Choosing and using a car seat properly

As the New Year sets in and we are creating our New Year’s resolutions, make a resolution you know you can keep; keeping your children safer in 2016. Motor vehicle crashes remain the leading cause of unintentional injury-related death among children and, when used correctly, child safety seats can reduce the risk of death by up to 71 percent. Knowing this, learning about which car seat your child should be in and how to properly install it is a great place to start your year of safety.

Which seat is correct for your child? Do some research before purchasing a car seat. 

Does the seat you are looking at fit in your car and is easy to install? If you have three car seats across the back row, this is a very big deal. Many baby stores allow you to test the sample model in your car to help you decide.

Know the law versus best practice

If possible, we always want to follow the best practice protocols that the American Academy of Pediatrics (AAP) recommends. This is keeping a child rear facing until the height or weight limit of their rear-facing seat or until at least 2 years of age. This is five times safer in a crash than forward facing. Keep them in a forward facing seat with a 5-point harness until they outgrow the height or weight limit of their seat or until they are at least 4 years old and 40 pounds. Last but not least, keep your child in a booster seat until they hit 4 foot 9 inches. Sometimes this could be as old as 11 or 12, but it is when the seat belt starts hitting them in the proper areas of the chest and hips. 

Car seats on planes

Do you need a Federal Aviation Administration (FFA) approved car seat? If you travel with your children on a plane even once a year and they are still in a rear or forward facing 5-point harness you will want to find a FFA approved car seat that allows you to use the seat on the airplane. The safest way for a child to travel in a plane is having their car seat installed into their own seat on the plane and then placed snugly in that car seat. You are not strong enough to hold a child if unexpected turbulence hits during a flight. If you are bringing extra car seats or booster seats, always gate check them to keep them from getting banged up or lost in the cargo area. Boosters should never be used on an airplane. 

Choosing a car seat

Many parents ask which car seat and/or brand is the safest? All new car seats sold in major stores in the U.S. have been properly tested and pass the same Federal Motor Vehicle (FMV) safety regulations. The safest seat is going to be the one that fits well in your car, fits your child properly and you can install correctly each and every time. Beware of seats sold online from brands you have never heard of. They might not have been tested properly or at all. 

Proper installation of a car seat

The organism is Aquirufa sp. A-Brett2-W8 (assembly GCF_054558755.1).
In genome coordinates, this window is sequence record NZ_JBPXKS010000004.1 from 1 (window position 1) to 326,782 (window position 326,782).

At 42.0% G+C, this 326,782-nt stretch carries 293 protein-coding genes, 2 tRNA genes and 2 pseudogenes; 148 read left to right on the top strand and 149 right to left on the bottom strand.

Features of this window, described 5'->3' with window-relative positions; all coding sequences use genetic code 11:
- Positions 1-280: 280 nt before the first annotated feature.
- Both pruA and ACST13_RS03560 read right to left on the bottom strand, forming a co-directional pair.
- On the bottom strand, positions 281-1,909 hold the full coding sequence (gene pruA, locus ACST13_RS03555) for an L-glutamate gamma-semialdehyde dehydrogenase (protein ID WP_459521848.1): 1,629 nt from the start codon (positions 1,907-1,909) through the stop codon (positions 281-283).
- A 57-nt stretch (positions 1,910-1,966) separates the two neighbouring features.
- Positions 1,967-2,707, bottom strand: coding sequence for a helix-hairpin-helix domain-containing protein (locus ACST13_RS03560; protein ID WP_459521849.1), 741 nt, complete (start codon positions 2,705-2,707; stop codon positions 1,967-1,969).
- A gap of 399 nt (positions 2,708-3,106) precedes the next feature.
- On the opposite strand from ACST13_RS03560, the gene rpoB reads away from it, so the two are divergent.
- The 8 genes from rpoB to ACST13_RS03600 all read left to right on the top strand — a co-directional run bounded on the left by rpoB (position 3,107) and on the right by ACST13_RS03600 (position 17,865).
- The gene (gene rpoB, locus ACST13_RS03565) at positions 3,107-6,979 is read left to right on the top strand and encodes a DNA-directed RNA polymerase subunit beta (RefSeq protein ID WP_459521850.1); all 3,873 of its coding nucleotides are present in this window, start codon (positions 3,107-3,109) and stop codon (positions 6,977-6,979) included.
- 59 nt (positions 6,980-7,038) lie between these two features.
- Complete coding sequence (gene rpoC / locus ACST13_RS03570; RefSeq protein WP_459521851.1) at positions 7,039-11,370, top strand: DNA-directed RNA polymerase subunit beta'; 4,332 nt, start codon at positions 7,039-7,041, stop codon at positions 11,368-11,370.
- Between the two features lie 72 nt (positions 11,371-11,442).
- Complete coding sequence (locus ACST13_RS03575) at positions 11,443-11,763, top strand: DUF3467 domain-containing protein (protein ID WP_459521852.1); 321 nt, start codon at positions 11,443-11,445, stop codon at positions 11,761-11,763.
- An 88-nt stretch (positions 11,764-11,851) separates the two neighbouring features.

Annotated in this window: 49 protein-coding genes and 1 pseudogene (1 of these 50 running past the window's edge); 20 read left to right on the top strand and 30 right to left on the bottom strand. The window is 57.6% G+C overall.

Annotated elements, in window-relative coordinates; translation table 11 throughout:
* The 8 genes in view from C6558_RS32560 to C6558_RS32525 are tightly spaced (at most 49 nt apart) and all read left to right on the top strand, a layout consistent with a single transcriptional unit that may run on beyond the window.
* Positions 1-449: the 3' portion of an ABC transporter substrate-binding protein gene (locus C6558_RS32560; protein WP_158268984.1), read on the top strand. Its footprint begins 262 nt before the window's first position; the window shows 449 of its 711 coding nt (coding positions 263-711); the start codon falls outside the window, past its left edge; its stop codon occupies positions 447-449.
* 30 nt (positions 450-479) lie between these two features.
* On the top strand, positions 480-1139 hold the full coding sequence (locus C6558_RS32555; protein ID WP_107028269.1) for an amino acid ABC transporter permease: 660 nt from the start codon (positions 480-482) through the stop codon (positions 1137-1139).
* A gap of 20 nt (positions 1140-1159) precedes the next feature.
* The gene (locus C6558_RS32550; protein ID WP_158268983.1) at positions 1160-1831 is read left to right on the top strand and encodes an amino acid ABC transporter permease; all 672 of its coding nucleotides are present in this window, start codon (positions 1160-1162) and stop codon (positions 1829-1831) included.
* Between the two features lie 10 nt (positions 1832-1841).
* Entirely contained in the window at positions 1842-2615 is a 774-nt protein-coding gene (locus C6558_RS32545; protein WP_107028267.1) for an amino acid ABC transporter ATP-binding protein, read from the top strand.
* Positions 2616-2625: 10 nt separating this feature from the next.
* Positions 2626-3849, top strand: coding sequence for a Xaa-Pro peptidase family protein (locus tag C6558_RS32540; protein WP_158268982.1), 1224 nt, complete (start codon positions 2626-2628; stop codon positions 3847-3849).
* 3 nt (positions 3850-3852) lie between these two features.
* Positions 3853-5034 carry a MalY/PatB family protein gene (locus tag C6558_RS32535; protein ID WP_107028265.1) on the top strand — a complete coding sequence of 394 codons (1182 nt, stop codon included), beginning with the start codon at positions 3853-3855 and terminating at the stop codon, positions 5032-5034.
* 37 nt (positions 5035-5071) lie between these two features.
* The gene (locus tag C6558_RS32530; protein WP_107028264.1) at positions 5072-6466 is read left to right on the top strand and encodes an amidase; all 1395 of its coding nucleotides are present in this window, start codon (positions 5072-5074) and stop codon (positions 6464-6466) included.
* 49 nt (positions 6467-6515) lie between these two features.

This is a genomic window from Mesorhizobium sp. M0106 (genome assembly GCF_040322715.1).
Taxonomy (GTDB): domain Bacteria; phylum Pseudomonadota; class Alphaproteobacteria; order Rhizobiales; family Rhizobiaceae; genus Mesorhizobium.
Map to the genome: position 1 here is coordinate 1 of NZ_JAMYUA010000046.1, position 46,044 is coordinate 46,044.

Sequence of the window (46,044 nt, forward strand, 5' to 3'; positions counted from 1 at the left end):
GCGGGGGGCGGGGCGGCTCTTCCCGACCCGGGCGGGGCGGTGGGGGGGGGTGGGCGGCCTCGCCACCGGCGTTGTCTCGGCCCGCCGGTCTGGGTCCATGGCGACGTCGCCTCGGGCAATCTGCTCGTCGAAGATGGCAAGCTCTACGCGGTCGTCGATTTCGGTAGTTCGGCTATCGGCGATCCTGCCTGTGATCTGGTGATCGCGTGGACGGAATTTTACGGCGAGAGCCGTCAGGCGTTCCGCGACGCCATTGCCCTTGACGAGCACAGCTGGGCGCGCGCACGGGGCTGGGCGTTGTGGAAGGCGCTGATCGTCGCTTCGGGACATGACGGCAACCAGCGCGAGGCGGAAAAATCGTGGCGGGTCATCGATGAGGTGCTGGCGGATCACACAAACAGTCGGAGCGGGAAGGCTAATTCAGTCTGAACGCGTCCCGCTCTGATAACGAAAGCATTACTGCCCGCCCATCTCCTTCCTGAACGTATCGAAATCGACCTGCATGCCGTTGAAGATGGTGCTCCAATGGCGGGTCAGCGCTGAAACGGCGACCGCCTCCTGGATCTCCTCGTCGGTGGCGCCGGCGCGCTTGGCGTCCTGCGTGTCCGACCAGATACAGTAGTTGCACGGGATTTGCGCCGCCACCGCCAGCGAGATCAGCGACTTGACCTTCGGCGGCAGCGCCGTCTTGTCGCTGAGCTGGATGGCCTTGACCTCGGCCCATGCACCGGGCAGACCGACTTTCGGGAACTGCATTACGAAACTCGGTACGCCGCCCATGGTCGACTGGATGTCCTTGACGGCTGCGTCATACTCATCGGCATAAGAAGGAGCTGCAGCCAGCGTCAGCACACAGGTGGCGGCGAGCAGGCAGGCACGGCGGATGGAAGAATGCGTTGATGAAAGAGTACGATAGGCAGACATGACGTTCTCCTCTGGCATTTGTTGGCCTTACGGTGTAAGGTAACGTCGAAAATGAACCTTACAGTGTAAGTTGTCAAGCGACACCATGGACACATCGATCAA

Read the car seat manual and the section of your vehicle manual that covers child passenger safety. Your child’s safety is not a time to play guessing games and hope you got it right. Also, it is worth it to keep from struggling and getting frustrated when installing the seat. Many cars do not allow you to use the LATCH system in the middle seat. It is good to know these types of things before installing. 

Still having trouble? You aren’t the only one! Around 70 percent of parents bringing a newborn home from the hospital have their seat or child improperly installed on their first trip home. Call a local inspection station and set up an appointment to have a Certified Car Seat Technician take a look at your seat to check for proper installation and help answer any questions you may have. For inspection stations in northern Colorado, visit Safe Kids Larimer County’s website at

Alison Newman is the Health Educator at Community Health Improvement | Safe Kids Larimer County.

Time to discard that car seat

Do not use a car seat if it:

  • Is too old. Look on the label for the date it was made. If it is more than 10 years old, it should not be used. Some manufacturers recommend that seats only be used for 5-6 years. Check with the manufacturer to find out when the company recommends getting a new seat. 
  • Was in a crash. It may have been weakened and should not be used, even if it looks fine. Do not use a seat if you do not know its full history. 
  • Does not have a label with the date of manufacture and model number. Without these, you cannot check on recalls. 
  • Does not come with instructions. You need them to know how to use the car seat. Do not rely on the former owner's directions. Get a copy of the instruction manual from the manufacturer before you use the seat. 
  • Has any cracks in the frame of the seat or missing parts.
  • Is recalled. You can find out by calling the manufacturer or the Auto Safety Hot Line at 888/DASH-2-DOT (888/327-4236). This information is also available online at If the seat has been recalled, be sure to follow instructions to fix it or get the necessary parts. You also may get a registration card for future recall notices from the hot line. 

Any car seat that is no longer safe to use should have the straps cut and placed in the dump. If you would like to recycle the seat, strip it of all cloth, straps and metal pieces and take it to the Loveland Recycling Center at 400 N. Wilson Ave. You do not need to be a Loveland resident to recycle your seat.